The Whys That Are Not There

The records our ancestors left behind only tell us a part of the story. One has to be careful reading more into documents than is actually there.

Johann George Trautvetter and his wife Sophia Elisabeth (Derle) Trautvetter immigrated from Wohlmuthausen, Thuringen, Germany, in June of 1853 with their three sons and one daughter. They arrived in July of 1853 in Baltimore and immediately settled in Hancock County, Illinois, where they purchased property. Approximately in 1869 Johann George returned to Germany and died there in 1871. His funeral entry in the church register at Bad Salzungen indicated that he had returned to Germany and left his wife and family in America.

He and Sophia sold their farm to their youngest son in the late 1860s.  No reason is given. It could have been as simple as they were retiring, wanted to avoid the eventual costs of an estate settlement, and needed the money from the sale.

And I really can’t speculate as to why he returned. There’s no diaries, family letters, or records that provide any specifics. Did he return for a visit and become too ill to return to his family? Was he unhappy in America? Was the marriage an unhappy one? Did he want to return to Germany while Sophia refused to leave her children? While the biography of one of their sons simply says Johann George “returned for a visit” to Germany and died there, that explanation may have been one that put a positive spin on his travels and looked better in publication than the actual situation.

All I have are records. I don’t have reasons.

And I’m hesitant to spin a story explaining someone’s behavior when that person is dead and gone and did not leave reasons behind.

There are times where it’s a little easier to see the probable reasons behind someone’s behavior even if those reasons are not stated.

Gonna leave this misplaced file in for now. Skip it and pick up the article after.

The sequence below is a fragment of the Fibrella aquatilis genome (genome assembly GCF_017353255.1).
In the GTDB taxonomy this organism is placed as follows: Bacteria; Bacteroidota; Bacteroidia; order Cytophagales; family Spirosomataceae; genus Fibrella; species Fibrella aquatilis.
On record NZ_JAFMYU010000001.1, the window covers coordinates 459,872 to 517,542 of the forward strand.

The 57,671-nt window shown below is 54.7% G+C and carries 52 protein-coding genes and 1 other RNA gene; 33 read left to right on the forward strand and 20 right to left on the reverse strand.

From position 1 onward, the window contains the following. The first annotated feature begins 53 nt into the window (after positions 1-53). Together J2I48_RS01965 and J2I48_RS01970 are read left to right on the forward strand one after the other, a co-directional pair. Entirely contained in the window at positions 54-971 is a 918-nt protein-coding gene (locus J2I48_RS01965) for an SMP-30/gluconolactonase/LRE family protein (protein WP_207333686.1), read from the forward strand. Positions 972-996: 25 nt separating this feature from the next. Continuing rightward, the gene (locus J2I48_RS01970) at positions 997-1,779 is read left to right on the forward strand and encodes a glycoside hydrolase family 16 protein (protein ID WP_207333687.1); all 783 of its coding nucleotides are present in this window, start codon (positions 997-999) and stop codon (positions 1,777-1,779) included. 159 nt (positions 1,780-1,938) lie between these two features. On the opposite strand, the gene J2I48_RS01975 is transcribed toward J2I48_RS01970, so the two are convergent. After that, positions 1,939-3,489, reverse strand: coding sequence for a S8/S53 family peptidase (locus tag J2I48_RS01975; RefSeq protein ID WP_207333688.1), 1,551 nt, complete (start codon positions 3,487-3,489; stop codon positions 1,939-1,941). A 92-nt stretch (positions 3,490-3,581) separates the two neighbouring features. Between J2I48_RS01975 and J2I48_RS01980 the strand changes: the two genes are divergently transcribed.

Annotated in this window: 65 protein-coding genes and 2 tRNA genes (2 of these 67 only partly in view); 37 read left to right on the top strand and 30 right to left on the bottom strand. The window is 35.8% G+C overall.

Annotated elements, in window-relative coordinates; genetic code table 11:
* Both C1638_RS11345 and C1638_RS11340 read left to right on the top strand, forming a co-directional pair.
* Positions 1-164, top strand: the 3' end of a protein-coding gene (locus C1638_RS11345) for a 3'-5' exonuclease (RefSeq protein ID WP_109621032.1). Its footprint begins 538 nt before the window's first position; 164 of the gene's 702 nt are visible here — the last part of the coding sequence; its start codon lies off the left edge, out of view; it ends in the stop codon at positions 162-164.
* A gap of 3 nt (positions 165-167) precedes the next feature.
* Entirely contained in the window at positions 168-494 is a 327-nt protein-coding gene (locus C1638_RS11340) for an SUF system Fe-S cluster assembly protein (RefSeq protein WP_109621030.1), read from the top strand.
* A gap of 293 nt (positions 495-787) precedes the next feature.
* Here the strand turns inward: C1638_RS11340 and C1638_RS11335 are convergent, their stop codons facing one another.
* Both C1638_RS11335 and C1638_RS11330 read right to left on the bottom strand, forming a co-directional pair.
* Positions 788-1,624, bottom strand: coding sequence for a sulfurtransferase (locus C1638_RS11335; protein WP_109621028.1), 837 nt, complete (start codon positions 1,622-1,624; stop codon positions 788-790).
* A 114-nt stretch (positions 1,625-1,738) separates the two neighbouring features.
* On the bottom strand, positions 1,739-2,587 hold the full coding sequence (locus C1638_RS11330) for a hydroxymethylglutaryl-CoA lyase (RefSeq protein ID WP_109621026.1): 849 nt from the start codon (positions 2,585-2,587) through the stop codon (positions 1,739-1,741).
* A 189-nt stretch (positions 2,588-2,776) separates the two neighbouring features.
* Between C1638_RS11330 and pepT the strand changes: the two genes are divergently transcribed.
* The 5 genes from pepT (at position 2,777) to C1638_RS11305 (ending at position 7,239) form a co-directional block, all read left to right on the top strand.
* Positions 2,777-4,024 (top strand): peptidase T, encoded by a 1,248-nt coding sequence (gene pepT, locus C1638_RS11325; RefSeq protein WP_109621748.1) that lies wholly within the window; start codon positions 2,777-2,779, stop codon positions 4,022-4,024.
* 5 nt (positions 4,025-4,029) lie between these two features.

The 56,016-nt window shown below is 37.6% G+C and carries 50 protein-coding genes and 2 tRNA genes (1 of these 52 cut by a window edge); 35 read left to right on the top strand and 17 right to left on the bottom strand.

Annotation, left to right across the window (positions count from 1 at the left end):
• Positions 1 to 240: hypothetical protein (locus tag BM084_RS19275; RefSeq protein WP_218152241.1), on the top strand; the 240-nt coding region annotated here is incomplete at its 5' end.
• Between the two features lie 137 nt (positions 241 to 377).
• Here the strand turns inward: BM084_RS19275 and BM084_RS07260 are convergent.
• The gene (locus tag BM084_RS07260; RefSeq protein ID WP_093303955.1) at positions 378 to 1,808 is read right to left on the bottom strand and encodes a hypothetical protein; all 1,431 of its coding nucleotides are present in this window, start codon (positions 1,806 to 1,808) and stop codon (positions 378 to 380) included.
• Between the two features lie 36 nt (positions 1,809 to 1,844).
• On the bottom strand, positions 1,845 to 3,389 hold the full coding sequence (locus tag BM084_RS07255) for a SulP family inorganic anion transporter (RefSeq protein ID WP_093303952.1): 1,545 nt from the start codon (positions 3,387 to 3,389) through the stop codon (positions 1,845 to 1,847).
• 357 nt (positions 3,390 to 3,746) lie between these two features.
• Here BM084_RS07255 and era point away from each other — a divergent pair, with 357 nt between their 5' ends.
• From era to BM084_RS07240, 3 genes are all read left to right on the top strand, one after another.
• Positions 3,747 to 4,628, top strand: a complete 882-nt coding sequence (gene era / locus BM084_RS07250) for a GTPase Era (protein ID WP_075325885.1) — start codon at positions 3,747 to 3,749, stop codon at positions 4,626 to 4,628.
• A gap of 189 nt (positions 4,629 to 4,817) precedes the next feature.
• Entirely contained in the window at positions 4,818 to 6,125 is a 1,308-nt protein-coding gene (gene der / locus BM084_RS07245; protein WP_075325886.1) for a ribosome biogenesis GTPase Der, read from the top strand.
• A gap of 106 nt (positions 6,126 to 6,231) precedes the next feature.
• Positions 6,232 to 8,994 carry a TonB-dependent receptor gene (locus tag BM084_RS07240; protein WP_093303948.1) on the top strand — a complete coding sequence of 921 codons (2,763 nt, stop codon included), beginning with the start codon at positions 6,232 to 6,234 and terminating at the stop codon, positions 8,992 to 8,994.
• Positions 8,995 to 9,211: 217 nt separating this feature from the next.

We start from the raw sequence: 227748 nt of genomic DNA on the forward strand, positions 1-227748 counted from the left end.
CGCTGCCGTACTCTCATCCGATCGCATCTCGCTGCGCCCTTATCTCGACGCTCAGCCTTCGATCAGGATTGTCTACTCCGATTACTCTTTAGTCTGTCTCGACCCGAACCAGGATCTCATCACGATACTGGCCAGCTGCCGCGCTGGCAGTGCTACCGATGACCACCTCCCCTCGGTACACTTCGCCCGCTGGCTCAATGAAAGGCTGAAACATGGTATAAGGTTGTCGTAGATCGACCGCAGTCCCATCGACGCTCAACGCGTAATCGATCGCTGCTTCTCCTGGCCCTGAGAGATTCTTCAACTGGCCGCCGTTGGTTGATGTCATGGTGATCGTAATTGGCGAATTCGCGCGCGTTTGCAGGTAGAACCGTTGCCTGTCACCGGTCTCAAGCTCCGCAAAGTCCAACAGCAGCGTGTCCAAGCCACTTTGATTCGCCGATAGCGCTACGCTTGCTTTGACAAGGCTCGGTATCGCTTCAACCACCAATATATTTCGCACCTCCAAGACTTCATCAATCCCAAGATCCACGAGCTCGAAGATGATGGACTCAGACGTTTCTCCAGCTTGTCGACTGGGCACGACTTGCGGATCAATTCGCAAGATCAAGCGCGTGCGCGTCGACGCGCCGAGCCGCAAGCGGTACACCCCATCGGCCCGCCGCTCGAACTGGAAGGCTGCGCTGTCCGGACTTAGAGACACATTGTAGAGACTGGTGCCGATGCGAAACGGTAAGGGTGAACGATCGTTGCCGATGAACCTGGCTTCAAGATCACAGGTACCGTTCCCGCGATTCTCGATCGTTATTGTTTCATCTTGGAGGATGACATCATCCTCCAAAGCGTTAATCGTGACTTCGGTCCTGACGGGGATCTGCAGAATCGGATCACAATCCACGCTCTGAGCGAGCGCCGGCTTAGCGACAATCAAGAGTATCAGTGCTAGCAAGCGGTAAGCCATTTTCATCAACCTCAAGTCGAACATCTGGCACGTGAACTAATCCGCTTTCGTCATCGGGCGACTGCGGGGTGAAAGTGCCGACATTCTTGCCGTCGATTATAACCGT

It’s slightly different when a woman with small children is widowed by her husband in the 1850s and remarries in short order. In that case it’s reasonable that economics forced her hand. The same is likely true of a widower in a similar situation during the same time period.

A young male who leaves Prussia in the late 1860s probably did so to escape serving in the Prussian Army. Probably. But is there anything specifically stating that he did? Such a story may be in a biography, obituary, or family story passed down through the generations. And even the family story may have been started by relatives long after the immigrant himself was dead.

Try and stick with the facts as evidenced by records as much as possible. In some cases there is an amazing amount of detail in what records are left behind without

Would you want your descendant taking the documented details of your life and spinning stories around them?



Google That DNA Username

Individuals who set up internet accounts often use the same username on multiple sites.

If a DNA test submitter has no tree and does not respond to messages and you can’t figure out who they are, try a Google search on their username. That’s helped find quite a few people who had profiles or accounts on other sites–Facebook, MySpace, etc. Sometimes those profiles or information on those websites is enough to determine who the person is or provides another way to contact the person.

More Pooling DNA Matches

Analyzing DNA matches is part science and part art. It also takes some practice. While working with the results of a new DNA test, I’m “grossly” sorting the matches into three categories based upon the known heritage of the testee with a Chicago-born mother and a Missouri-born father. The Chicago-born mother had a father of unknown origins (due to adoption) and a mother who was native of upstate New York who came Chicago around 1900 with her father.  The Chicago-born mother met her Missouri-born husband when he came to Chicago in the 1930s looking for work. Based upon the paper pedigree, I’m sorting the matches as follows: